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A Spanish prospective cohort of active, uncontrolled gout patients were followed and showed that failure to reach a target serum uric acid (sUA) level of 6 mg/dl (0.36 mmol/L) or less was associated with a 2-3 fold increase in mortality.
Researchers enrolled 1193 gout patients between 1992 -2017, 92% were male, with a mean age of 60 years, and a disease duration of 6.8 years. They had a mean sUA of 9.1 mg/dL at baseline and in the prior year, they had an average of three to four flares. With a mean follow-up 48 months, 158 gout patients died.
Mortality rates were significantly higher in patients sUA remained > 6.0 mg/dl (0.36 mmol/L) with a mortality rate of 80.9 per 1000 patient-years (95% CI 59.4 to 110.3), compared to those with a sUA <6.0 mg/dl (<0.36 mmol/L) who had a lower mortality rate of 25.7 per 1000 patient-years (95% CI 21.3 to 30.9).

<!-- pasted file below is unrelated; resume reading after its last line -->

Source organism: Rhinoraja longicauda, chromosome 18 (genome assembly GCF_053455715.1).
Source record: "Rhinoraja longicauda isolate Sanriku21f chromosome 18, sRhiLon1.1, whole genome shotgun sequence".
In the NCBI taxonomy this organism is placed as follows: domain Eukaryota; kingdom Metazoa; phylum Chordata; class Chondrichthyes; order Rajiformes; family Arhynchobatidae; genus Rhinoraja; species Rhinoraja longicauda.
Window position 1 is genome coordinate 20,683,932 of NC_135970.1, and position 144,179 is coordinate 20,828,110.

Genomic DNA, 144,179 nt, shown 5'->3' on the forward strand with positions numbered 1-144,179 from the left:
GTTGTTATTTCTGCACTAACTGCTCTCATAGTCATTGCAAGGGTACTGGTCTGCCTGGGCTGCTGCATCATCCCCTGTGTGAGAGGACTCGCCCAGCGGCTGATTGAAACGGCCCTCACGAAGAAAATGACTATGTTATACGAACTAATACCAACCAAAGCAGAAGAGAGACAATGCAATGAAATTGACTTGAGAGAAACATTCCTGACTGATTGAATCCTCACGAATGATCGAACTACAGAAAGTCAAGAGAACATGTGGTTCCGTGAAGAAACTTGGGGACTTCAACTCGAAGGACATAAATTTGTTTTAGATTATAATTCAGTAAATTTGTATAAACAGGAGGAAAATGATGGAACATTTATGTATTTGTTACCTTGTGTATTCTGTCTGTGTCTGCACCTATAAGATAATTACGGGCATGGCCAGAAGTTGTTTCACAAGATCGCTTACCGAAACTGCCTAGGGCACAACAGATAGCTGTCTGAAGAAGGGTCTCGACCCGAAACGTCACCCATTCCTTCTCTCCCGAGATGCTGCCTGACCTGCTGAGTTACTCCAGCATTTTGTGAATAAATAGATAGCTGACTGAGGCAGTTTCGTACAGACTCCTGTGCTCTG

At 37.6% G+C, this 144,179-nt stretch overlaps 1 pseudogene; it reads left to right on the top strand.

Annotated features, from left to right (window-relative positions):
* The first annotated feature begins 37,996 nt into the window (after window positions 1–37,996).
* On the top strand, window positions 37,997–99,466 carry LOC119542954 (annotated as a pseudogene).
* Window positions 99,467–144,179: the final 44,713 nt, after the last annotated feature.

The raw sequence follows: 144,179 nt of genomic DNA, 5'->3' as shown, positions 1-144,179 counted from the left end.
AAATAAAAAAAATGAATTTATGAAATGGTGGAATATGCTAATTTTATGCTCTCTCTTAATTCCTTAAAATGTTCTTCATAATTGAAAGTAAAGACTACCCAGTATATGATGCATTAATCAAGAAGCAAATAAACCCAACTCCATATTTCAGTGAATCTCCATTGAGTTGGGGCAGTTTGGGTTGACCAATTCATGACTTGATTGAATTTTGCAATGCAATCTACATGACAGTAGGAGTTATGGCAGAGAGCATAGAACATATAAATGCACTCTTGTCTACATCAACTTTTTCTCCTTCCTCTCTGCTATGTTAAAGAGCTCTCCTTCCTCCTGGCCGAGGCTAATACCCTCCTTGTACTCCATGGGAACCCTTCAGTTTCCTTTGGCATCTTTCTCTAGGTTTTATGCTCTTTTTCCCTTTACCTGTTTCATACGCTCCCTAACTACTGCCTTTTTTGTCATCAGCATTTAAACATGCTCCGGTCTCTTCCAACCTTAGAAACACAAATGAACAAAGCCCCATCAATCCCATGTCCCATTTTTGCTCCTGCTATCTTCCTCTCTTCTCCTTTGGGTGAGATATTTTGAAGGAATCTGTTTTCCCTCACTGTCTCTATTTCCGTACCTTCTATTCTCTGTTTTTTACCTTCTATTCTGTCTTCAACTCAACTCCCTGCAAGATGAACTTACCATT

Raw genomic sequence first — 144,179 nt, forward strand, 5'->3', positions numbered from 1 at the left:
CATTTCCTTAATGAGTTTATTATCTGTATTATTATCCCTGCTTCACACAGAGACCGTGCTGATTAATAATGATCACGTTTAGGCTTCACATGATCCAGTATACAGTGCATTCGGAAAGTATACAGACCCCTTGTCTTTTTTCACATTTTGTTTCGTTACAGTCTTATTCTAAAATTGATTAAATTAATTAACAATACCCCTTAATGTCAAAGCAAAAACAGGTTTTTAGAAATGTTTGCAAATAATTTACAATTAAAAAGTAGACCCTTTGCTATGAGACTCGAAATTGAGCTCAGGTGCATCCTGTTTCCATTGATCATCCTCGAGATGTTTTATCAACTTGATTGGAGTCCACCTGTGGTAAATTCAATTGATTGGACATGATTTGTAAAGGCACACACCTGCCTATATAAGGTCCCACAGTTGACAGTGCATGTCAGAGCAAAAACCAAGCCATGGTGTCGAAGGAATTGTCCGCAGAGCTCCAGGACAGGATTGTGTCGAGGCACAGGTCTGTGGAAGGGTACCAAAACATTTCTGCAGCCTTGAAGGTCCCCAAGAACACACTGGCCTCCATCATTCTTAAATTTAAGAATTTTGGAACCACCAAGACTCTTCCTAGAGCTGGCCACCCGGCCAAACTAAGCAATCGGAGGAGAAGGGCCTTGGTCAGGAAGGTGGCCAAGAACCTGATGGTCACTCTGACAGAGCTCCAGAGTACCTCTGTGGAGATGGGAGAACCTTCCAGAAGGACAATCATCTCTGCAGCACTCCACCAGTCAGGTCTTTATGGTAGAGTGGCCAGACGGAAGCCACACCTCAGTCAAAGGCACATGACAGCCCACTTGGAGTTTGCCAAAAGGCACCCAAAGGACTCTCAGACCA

A significantly higher overall mortality rate was seen in those with an sUA of ≥0.36 mmol/L (adjusted HR=2.33, 95% CI 1.60 to 3.41) and CV mortality (HR=2.05, 95% CI 1.21 to 3.45).
Other studies have shown that hyperuricaemia in gout is an independent predictor of overall and CV-related mortality. Treating to a targeting sUA levels of <0.36 mmol/L (< 6 mg/dl) should be a principal goal in these patients at high risk for death and CV events.